The Anxiety and Depression Association of America states that ‘anxiety disorders affect 25.1% of children between 13 and 18 years old. Research shows that untreated children with anxiety disorders are at higher risk to perform poorly in school, miss out on important social experiences, and engage in substance abuse.’ Recognizing anxiety in our children early and helping them find ways to manage it can reduce the chances that they will be affected later in life.
Oxford Dictionaries defines anxiety as a feeling of worry, nervousness, or unease, typically about an imminent event or something with an uncertain outcome. Feeling anxious is natural; all children experience worry and unease at different times in their lives. Your child may have a sibling on the way or a big test at school that makes them feel anxious. Some anxiety can be good, motivating us to prepare and stay alert. It is when anxiety happens excessively and starts interfering with our ability to concentrate or enjoy life that it becomes a problem. Young kids usually can’t tell caregivers that they feel stressed out or anxious; in fact, many kids who feel anxious may not know what they are feeling. As parents, it is important that we pick up on the signs our kids are giving us that they are experiencing stress or anxiety in order to help them.
Common Signs of Anxiety in Children
Changes in behavior or disposition are common signs that your child might be feeling anxious or stressed out. Here are some things to watch for:
- Physical discomfort – Complaining of upset stomach or headaches.
- Sleep problems – Waking up more than normal, having night terrors, or sleep walking.
- Difficulty concentrating on tasks.
- Behavioral changes – Acting extra clingy or extra crabby and short tempered. Acting out and causing trouble when they normally do not.
- Regression – A potty trained child may start having accidents again. A child may start needing help with tasks they mastered already, like asking to be fed when they can feed themselves or wanting to drink from a bottle or suck on a pacifier when they have been weaned for some time.
- Development of a nervous habit – Nail biting, teeth grinding, hair twirling.
- Refusal to go certain places, like daycare, school, or afterschool activities.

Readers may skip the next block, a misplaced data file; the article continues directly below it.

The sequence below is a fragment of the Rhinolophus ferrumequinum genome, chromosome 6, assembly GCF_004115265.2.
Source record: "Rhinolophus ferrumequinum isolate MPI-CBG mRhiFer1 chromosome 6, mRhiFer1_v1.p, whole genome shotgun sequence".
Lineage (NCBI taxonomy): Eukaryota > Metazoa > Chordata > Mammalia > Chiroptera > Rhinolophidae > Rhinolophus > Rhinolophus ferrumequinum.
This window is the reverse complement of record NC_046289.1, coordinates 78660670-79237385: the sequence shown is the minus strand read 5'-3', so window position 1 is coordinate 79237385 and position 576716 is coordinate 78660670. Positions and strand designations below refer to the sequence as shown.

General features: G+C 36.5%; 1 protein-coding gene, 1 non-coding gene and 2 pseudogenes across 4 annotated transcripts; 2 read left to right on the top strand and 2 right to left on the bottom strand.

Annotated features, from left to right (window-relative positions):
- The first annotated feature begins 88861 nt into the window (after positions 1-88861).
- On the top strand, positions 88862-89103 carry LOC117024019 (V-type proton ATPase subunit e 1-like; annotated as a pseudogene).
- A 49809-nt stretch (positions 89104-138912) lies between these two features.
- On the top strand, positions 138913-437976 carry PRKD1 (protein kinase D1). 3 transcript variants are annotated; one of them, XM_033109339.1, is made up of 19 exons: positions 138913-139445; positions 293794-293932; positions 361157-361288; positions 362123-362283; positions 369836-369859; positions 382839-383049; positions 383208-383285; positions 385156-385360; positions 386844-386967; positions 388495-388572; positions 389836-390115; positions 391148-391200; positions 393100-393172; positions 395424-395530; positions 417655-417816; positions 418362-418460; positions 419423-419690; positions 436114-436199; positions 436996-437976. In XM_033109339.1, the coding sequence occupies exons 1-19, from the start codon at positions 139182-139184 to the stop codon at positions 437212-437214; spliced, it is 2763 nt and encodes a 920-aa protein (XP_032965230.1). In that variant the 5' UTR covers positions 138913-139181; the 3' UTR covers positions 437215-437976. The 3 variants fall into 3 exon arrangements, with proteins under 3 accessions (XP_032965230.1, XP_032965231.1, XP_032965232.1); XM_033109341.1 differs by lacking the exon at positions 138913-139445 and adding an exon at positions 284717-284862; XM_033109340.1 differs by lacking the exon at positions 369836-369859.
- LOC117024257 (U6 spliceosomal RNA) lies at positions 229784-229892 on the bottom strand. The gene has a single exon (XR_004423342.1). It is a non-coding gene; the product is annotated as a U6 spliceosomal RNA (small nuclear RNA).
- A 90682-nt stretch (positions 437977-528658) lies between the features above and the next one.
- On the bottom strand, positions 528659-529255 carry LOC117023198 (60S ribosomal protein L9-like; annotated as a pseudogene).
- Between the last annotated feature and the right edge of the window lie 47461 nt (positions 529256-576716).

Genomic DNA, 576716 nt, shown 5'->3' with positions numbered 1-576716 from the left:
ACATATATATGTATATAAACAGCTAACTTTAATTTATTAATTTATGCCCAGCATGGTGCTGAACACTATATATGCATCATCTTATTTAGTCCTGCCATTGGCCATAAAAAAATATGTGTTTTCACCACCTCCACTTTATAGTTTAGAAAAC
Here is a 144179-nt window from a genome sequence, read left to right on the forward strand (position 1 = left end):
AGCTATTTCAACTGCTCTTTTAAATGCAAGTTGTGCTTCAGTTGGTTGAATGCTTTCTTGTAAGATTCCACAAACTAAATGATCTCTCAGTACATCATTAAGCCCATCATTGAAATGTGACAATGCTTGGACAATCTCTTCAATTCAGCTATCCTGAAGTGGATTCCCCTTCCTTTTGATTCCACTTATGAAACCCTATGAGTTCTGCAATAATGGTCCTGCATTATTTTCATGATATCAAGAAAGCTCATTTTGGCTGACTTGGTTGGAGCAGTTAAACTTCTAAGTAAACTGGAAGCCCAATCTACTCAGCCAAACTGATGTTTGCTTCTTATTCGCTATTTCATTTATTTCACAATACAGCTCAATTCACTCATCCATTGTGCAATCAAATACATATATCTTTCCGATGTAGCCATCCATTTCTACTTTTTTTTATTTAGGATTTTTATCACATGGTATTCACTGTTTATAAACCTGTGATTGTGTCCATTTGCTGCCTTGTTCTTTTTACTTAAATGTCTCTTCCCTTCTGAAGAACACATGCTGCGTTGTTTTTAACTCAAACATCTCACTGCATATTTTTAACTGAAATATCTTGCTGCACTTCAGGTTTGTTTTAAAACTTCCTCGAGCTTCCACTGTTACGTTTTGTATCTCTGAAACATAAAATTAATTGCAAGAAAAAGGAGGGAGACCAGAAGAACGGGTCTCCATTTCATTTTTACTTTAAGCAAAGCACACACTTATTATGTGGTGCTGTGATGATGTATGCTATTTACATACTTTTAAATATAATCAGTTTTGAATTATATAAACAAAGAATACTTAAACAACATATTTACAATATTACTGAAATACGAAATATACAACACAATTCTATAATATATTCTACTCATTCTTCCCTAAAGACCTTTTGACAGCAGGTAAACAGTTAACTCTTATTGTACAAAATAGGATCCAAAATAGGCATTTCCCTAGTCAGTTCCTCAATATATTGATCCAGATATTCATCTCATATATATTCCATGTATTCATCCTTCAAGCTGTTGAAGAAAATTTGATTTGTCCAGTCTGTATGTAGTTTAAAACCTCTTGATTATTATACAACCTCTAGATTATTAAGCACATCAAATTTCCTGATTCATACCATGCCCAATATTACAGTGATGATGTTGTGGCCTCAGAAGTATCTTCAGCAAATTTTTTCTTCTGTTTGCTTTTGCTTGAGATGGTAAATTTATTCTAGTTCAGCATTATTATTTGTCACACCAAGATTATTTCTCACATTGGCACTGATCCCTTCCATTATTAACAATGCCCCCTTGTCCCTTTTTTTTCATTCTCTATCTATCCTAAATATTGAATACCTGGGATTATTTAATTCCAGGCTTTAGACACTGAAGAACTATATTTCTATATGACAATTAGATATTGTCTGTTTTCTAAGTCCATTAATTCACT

We may think kids have it easy and wonder what they would feel stressed out by or anxious about. Kids are faced with so many pressures on a daily basis there may be many factors involved.
Possible reasons kids experience stress and anxiety
- Social pressure accounts for a significant amount of anxiety in kids. Kids worry about making friends, fitting in, and conflicts with peers like being bullied or left out.
- Kids who are afraid of making mistakes or who are afraid of not being good at something experience more anxiety around performing well in areas like grades, tests, and after school activities.
- Kids who are overbooked and are constantly on the go tend to be more anxious. Some kids need more time to recharge than others and need to have less on their plate to have that time to relax.
- Kids pick up on stress around them. If there is turmoil at home, at school, or even on the news they may start to feel stressed out or anxious.
- Last but not least, major changes in their life can bring on feelings of stress and anxiety. For example the birth of a new sibling, moving, or changes in the family-like divorce or the death of a family member all contribute to feelings of stress and anxiety.
As parents we can help our kids with a few simple steps.
- Be Patient. Remember, when kids act out they are usually trying to alleviate negative feelings so try to get to the bottom of the behavior by figuring out what might be going on that is making them feel stressed.
- Without judgement, observe emotions you notice in your kids ‘it seems you are still sad about what happened earlier, is that true?’ Help give your kids the words they can use to describe their emotions like ‘mad, angry, sad, tired, hurt, frustrated, scared,’ so they can articulate their emotions in the future.
- Validate their feelings. Let your child know it is ok to feel the way they do. ‘I understand why that child taking your toy made you mad.’ This helps children feel heard and understood, making them feel comfortable coming to talk to you in the future. It does not mean you condone bad behavior but acknowledge their emotions make sense.
- Help your child feel more in control by looking for ways to ease feelings of stress and anxiety. Teach a variety of coping strategies like burning off negative energy through exercise, writing in a journal, or practicing deep breathing – read how to teach your child deep breathing here. Make sure you are modeling positive coping techniques yourself, remember our kids are always watching.
- When there are new transitions, like a new sibling coming or the start of school, try to limit how many changes your child experiences. Avoid situations you know could be stressful for your child.
- Cut back on your child’s commitments so he or she has the time and energy to focus on managing the stress and anxiety. Make sure your child is interested in or excited about the activities he or she is enrolled in to reduce burn out. Find ways to prevent your child from feeling overwhelmed with too many responsibilities.
- Help raise resilient kids who can handle the difficulties of life, read more about teaching kids to be resilient here.
How do you help your child cope with stress and anxiety?
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